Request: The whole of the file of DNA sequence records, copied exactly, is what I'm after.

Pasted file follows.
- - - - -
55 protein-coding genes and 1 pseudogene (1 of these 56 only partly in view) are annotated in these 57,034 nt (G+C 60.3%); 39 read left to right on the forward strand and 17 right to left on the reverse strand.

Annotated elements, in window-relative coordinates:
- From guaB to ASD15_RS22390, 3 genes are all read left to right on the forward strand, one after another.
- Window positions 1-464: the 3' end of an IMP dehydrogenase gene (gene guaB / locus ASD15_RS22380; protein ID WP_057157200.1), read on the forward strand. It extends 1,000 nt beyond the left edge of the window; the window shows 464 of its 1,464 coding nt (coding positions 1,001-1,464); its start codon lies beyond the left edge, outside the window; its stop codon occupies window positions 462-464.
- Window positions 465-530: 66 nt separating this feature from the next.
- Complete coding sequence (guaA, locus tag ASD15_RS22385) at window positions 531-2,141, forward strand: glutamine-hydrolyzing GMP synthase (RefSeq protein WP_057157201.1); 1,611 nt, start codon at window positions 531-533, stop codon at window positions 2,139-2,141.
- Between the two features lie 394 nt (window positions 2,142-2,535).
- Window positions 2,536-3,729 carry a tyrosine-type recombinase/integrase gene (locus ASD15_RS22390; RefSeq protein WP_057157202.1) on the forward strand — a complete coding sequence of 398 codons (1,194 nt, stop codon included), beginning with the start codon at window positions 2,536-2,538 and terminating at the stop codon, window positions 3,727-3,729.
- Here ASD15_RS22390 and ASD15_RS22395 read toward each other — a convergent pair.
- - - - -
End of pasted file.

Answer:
55 protein-coding genes and 1 pseudogene (1 of these 56 only partly in view) are annotated in these 57,034 nt (G+C 60.3%); 39 read left to right on the forward strand and 17 right to left on the reverse strand.

Annotated elements, in window-relative coordinates:
- From guaB to ASD15_RS22390, 3 genes are all read left to right on the forward strand, one after another.
- Window positions 1-464: the 3' end of an IMP dehydrogenase gene (gene guaB / locus ASD15_RS22380; protein ID WP_057157200.1), read on the forward strand. It extends 1,000 nt beyond the left edge of the window; the window shows 464 of its 1,464 coding nt (coding positions 1,001-1,464); its start codon lies beyond the left edge, outside the window; its stop codon occupies window positions 462-464.
- Window positions 465-530: 66 nt separating this feature from the next.
- Complete coding sequence (guaA, locus tag ASD15_RS22385) at window positions 531-2,141, forward strand: glutamine-hydrolyzing GMP synthase (RefSeq protein WP_057157201.1); 1,611 nt, start codon at window positions 531-533, stop codon at window positions 2,139-2,141.
- Between the two features lie 394 nt (window positions 2,142-2,535).
- Window positions 2,536-3,729 carry a tyrosine-type recombinase/integrase gene (locus ASD15_RS22390; RefSeq protein WP_057157202.1) on the forward strand — a complete coding sequence of 398 codons (1,194 nt, stop codon included), beginning with the start codon at window positions 2,536-2,538 and terminating at the stop codon, window positions 3,727-3,729.
- Here ASD15_RS22390 and ASD15_RS22395 read toward each other — a convergent pair.